An exhibit showcasing the work of artist and Brock University Associate Professor and Chair of Visual Arts Amy Friend has gained international attention.
Friend was one of eight artists from around the world invited to exhibit their photography at a summer show entitled Ocean at Bildhalle gallery in Zurich, Switzerland. Bildhalle, founded in 2013 by Mirjam Cavegn, is a highly respected art gallery presenting world class photography.
The exhibition, which explores the motif of water through different aesthetics, was recently featured in the International Edition of The Guardian in their Art and Design section. The article displayed a selection of images from the exhibition and provided details on each artist and their work.
In her artistic practice, the theme of water and ever-shifting seascapes is of great interest to Friend and is woven through much of her creative work. Due to the travel restrictions of the global pandemic, Friend found herself reflecting on past times at the seaside during which she collected samples of water from across the world.
Friend’s photographs featured in the Ocean exhibition came to fruition when she revisited 20 years worth of her photographs involving water and seascapes. Drawing on the notion that photography acts a as vault containing moments from the past, she fused her ideas together.
“Looking at the abundant images of water in my personal collection, I began to consider my connection to these places and what it meant to take so many images like this,” said Friend. “I questioned what was possible to accomplish with this collection, given my stationary position due to COVID.”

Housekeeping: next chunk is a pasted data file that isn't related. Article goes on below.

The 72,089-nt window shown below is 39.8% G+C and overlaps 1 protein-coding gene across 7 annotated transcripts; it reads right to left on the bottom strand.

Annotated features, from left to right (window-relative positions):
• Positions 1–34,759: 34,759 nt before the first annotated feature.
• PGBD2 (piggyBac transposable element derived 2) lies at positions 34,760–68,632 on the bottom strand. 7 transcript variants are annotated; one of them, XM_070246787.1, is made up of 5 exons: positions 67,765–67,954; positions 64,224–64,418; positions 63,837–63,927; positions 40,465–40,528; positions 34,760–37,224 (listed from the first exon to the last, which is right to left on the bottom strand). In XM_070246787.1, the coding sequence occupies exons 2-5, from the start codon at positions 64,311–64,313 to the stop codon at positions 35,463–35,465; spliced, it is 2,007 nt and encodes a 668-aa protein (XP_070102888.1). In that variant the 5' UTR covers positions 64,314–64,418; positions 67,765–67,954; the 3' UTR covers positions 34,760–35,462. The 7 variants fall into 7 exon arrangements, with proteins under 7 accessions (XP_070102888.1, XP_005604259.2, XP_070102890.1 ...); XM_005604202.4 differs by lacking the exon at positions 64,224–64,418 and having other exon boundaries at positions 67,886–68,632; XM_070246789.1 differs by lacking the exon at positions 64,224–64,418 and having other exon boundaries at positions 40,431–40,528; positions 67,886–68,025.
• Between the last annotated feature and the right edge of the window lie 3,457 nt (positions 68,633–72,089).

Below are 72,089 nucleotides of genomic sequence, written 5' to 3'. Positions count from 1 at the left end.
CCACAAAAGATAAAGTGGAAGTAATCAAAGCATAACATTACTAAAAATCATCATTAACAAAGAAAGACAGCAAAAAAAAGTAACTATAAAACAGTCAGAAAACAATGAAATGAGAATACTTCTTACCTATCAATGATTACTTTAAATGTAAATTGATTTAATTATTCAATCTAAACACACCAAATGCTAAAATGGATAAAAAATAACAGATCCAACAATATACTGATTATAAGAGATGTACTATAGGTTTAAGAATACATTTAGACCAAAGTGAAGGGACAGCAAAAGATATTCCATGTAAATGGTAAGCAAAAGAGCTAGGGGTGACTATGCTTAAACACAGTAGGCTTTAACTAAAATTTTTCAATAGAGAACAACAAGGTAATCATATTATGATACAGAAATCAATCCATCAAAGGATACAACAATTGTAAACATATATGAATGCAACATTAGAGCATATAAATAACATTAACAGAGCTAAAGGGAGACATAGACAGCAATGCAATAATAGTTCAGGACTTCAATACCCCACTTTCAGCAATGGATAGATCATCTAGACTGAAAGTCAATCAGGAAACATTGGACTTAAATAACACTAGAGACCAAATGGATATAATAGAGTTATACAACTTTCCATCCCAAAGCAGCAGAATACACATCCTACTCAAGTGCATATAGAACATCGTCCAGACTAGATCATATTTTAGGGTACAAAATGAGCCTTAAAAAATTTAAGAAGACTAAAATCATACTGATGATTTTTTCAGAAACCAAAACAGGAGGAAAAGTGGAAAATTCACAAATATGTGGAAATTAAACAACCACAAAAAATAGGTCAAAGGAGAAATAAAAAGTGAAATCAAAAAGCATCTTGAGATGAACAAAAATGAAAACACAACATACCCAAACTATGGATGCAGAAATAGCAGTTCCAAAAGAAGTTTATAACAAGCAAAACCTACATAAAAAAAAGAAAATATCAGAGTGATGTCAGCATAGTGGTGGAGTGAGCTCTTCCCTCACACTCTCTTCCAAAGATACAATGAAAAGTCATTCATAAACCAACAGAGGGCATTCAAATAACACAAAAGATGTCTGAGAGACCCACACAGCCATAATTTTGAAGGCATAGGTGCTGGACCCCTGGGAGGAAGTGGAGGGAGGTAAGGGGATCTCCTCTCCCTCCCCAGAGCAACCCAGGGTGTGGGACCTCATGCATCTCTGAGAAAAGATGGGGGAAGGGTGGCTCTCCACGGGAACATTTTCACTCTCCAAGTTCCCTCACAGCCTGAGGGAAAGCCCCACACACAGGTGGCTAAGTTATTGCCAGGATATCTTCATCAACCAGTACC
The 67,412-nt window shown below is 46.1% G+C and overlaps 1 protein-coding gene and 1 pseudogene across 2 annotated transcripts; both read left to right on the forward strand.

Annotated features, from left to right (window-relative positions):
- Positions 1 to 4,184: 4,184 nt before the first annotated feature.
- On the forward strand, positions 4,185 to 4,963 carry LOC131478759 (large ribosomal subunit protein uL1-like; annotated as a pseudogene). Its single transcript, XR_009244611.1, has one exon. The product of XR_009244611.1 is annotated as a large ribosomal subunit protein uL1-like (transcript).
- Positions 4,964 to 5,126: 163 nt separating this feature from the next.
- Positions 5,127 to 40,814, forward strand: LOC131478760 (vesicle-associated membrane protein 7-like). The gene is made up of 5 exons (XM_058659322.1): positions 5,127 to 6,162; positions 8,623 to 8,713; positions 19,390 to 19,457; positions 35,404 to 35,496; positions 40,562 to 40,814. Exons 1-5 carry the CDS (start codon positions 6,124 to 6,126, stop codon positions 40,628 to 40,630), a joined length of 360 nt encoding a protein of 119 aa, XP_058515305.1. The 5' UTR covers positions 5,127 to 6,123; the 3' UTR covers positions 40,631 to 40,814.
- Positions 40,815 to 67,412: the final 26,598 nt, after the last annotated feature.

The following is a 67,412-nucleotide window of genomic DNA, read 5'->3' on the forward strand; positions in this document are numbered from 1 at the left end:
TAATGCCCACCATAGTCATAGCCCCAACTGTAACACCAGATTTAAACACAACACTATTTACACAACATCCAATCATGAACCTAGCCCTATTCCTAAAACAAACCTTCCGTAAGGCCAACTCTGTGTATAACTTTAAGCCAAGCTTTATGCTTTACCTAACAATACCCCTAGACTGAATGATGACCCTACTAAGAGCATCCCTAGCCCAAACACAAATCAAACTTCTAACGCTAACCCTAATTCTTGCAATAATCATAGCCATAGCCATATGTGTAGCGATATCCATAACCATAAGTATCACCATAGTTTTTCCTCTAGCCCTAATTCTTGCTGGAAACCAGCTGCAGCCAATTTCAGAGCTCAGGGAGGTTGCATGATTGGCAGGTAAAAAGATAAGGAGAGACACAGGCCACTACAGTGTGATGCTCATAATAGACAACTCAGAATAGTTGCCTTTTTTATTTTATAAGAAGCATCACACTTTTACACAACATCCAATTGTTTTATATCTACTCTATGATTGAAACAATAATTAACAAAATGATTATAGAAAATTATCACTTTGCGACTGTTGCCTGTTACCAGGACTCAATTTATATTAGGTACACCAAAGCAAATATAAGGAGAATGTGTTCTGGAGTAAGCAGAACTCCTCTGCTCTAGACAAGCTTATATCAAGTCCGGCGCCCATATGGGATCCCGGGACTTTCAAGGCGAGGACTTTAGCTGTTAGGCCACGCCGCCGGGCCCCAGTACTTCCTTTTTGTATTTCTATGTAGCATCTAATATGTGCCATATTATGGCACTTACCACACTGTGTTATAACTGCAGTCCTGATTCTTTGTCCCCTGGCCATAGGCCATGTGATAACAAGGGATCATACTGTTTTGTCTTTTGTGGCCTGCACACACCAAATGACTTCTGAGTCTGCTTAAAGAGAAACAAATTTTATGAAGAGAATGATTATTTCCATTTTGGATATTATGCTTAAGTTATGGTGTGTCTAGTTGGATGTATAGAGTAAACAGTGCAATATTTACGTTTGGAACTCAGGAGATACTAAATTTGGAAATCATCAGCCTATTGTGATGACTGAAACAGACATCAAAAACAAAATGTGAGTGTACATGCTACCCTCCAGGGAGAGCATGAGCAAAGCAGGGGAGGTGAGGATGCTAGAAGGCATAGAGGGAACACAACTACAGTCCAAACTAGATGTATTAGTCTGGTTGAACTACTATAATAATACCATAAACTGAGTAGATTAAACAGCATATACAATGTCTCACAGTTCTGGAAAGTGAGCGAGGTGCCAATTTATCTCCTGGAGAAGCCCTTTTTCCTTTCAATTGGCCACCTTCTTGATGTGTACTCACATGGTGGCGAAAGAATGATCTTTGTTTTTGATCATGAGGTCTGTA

After selecting a series of the photographs, Friend printed them and then soaked them in the salt water she had collected during previous travels.
“Over time, the sea water evaporated, leaving a residue of salt on the print,” Friend said.
She said her pieces Tiny Tears Fill the Ocean (2020) and Endothelium Waves (2020) examine the connection between the body and the ocean.
“The interplay between the salt content of water and the salt content of our bodies, including our tears, is of particular interest,” she said. “Our bodily connection to place is something that continues to resurface in my practice.”
Through the exploration of themes of tears and loss, there is an environmental aspect to the work. Although the photographs are not specifically about the effects of climate change, Friend said “it is important to reflect on loss from an environmental standpoint when viewing these works.”
With the exhibition running into the fall, Friend is looking forward to sharing the details of her experience with her students.
“It is important that they see others actively engaging within a creative community. By sharing my experience with them, I hope to provide a bit of real-world insight related to the planning and trouble-shooting involved when preparing for exhibitions,” she said.
To view the exhibition Ocean, visit the Bildhalle website.